Property investors still prospecting, but Perth's off the table

Sentiment towards property investment remains surprisingly strong, though potential investors are steering clear of Perth, according to a new survey.

Nearly two-thirds (59%) of the 2,200 investors and home buyers surveyed by Metropole Property Investment plan to buy an investment property over the next year.

Although Perth is the epicentre of the mining boom, investors appear unwilling to speculate on the WA capital, with only 9% expecting it to show good capital growth over the next two years.

According to Michael Yardney, founder of Metropole, investors are responding to the current poor market sentiment and are not willing to think long term.

“Perth has shown the least growth over the past 12 months. Investors are only interested in what has recently happened as opposed to what might happen in the future,” Yardney says.

“Most people miss the bottom of the market because they are waiting for the good news. They want certainty and comfort. There are too many mixed messages coming out of the market – they don’t want to speculate.”

According to ABS June quarter statistics, the values of established houses in Perth have dropped by 4.1% compared with the same quarter in 2010, the biggest drop of all capital city markets.

Seasonally adjusted data for June, released by RP Data-Rismark, shows the Perth housing market down 4.7% on the year, with a median price of $461,000.

Brisbane house prices are down by an even greater amount over this period, according to RP Data-Rismark (6.3%).

However, Metropole survey respondents are more optimistic about Queensland’s capital city, with 16% choosing it as the best place to invest.

Current market sentiment did not appear to factor in the minds of respondents when it came to Melbourne and Sydney.

The currently flat Sydney market is still seen as a safe bet by more than a quarter (28%) of respondents, while Melbourne came in a close second with 23% of the vote.

Melbourne was rated the weakest-performing capital city in the June quarter by RP Data-Rismark, with values down 2% compared with the same time last year. A similar decline was recorded in the ABS June quarter results.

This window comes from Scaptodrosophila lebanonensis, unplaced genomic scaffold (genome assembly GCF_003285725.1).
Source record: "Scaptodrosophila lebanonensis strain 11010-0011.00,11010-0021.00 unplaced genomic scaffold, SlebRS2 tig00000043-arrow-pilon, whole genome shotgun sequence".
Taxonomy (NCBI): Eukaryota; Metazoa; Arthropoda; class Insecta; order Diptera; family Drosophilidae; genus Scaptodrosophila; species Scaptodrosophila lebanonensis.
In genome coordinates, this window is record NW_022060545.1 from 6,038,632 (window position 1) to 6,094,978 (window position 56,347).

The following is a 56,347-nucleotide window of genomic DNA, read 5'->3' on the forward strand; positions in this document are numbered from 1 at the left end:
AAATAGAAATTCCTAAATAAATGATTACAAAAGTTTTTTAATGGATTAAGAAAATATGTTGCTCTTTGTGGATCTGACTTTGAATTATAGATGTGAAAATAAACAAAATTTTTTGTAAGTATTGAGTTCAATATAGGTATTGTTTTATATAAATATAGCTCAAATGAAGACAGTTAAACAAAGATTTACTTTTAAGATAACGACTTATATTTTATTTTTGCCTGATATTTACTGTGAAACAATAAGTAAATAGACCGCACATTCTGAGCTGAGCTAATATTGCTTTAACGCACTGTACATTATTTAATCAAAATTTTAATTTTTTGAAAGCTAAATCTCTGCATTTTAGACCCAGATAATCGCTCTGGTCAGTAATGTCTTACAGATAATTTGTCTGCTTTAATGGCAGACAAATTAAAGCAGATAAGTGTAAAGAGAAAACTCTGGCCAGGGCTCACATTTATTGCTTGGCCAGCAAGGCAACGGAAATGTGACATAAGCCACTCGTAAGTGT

Only 5% of respondents expect Adelaide property values to grow strongly over the next two years, with mining towns and regional towns equally unpopular.

Alongside the positive outlook for property investment, nearly a fifth of respondents plan to buy a new home in the next year.

The positive findings about property investment come despite 43% of respondents expecting property prices to fall over the next year, compared with only 27% who expected prices to fall when surveyed six months ago.

Yardney says the message from the survey is that despite all the negative message sentiment, many Australians are still keen to take advantage of the current market and buy their first homes, upgrade their current homes or buy investment properties. 

“And they’re willing to make sacrifices to ensure this happens.” 

The biggest concern of investors and buyers is obtaining finance, though this has fallen from 33% six months ago to 28% followed by economic uncertainty and negative cash flow. 

Metropole respondents said they were willing to make major lifestyle sacrifices (food, alcohol, day to day spending, buying a cheaper property) to get onto the property ladder, which concurs with the results of a survey by Mortgage Choice in July.

Larry Schlesinger

Larry Schlesinger

Larry Schlesinger was a property writer at Property Observer

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